“Hopefully it will change our profile, and we’re really grateful for that. All we’ve got to do now is not be defined as the band who had that one song on the FIFA soundtrack.”
From the moment the soundtrack was announced, Baby Queen has seen an “incredible” response towards her inclusion, ‘You Shaped Hole’. “I didn’t realise how big a deal it was until it happened,” Bella Latham explains, having grown up in South Africa before moving to London aged 18. “I’ve had DMs from guys I went to school with, who haven’t spoken to me in years. Suddenly I’m their hero.”
A gamer who grew up on Mario Kart and has recently got lost in Little Nightmares 2, Sally Face and Road 96, Latham is “an absolute adventure game geek but I’m ready to move on to playing football games now my song is on one.”
She believes “the fact that they support so many up and coming musicians like myself instead of just going for artists that already have big established profiles is amazing. It’s exactly the sort of promotion and support that we need at this moment in time.”
There’s a purity to it as well. “They’re not choosing the tracks based on any of the other stuff that comes with being an artist, they’re just supporting you because of the music you make.”
FIFA 22 doesn’t just have a killer soundtrack that pulls from across the board, it’s also made changes to make the game more inclusive. Alex Scott features as the first female English-speaking commentator in the franchise’s history and women have finally been added to the Pro Clubs mode.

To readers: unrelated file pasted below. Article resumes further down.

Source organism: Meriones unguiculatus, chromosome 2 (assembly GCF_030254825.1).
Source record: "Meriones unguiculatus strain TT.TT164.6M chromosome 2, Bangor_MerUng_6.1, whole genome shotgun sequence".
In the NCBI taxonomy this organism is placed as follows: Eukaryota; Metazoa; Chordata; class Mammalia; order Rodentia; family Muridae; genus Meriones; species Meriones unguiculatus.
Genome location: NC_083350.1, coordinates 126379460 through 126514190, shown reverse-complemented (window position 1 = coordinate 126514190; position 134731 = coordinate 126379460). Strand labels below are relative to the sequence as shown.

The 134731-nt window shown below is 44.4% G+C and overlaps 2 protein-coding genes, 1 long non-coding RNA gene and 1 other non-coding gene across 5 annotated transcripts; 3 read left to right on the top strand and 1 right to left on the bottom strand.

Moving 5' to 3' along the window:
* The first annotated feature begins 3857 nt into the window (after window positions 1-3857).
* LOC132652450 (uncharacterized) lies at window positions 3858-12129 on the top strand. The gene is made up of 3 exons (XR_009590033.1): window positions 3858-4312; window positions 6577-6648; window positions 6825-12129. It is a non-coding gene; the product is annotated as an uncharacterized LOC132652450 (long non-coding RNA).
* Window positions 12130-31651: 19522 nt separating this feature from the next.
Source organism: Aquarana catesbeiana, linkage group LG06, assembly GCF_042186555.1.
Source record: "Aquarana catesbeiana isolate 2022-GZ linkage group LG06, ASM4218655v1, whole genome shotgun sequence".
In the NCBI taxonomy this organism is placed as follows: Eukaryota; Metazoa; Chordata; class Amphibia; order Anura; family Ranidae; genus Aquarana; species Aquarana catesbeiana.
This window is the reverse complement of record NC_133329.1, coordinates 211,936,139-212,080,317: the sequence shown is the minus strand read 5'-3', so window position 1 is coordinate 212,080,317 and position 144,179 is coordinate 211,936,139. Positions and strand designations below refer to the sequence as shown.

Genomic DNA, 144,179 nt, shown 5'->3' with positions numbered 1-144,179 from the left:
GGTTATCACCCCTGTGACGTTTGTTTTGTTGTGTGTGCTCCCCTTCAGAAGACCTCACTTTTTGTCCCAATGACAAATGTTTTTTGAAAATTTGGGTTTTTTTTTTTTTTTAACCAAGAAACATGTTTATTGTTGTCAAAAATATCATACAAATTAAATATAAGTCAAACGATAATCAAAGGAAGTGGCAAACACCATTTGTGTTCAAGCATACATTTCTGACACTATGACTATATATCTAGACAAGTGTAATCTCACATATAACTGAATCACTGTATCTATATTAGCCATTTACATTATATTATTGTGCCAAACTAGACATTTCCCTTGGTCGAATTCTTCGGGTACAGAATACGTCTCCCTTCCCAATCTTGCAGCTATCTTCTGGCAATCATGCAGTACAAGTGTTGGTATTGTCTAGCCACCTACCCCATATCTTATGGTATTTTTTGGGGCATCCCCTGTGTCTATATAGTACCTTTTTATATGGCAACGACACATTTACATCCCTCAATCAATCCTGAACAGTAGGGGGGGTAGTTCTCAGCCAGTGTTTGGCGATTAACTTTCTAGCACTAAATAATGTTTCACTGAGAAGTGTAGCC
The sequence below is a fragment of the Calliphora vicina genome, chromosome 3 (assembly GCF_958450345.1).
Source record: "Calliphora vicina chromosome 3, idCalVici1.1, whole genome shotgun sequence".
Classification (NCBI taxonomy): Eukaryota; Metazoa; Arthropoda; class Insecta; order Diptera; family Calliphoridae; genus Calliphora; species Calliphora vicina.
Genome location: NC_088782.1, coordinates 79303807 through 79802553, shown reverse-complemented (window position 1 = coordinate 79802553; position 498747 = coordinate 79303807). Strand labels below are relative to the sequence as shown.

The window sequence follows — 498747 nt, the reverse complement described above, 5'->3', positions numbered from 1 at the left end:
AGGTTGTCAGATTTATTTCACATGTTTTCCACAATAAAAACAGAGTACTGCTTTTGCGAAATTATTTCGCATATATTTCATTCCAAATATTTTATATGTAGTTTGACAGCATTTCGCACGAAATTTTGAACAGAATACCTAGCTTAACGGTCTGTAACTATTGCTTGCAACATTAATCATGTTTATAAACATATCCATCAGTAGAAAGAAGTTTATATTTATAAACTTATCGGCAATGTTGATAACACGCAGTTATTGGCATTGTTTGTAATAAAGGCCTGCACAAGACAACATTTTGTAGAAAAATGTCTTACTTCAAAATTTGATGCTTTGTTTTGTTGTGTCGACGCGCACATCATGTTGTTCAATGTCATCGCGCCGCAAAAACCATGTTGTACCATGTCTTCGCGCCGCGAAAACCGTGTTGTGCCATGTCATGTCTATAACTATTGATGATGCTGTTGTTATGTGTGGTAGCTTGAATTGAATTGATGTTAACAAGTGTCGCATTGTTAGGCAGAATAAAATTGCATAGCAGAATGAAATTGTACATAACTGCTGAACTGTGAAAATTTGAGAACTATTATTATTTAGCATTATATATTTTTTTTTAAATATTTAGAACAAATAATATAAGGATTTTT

“It’s great,” says Latham. “In general, if you’re not becoming more inclusive with where we are moving as a society, then you’re getting left behind. It should have happened earlier but the fact that it’s happening now is a reflection of the fact that you can’t, not make those changes. It can be quite ostracising when you don’t show people something that they are familiar with on the screen.”
“I’ve got an 11-year-old neighbour and all his favourite songs are from artists who have performed on Fortnite or are on FIFA,” Latham continues. “They’re not interested in music but they are interested in gaming. They become interested because of the connection to the thing they love. It gives artists like me an audience that you otherwise would not have been able to tap into.”
Latham believes FIFA championing small artists, alongside high profile in-game concerts from the likes of Ariana Grande and Twenty One Pilots, is proof that “people are starting to realise how significant gaming is, and what it can actually do for musicians.”
“It’s something that people have slept on for a really long time but now all the labels are getting gaming professionals, gaming experts in because they’re starting to realise how big of an untapped audience there is. You can better games by bettering that relationship with musicians, and vice versa. It’s really symbiotic,” says Latham. “There is a generation of kids just waiting to be introduced to the music that they love.”
FIFA 22 is out now, just about anywhere you can play games.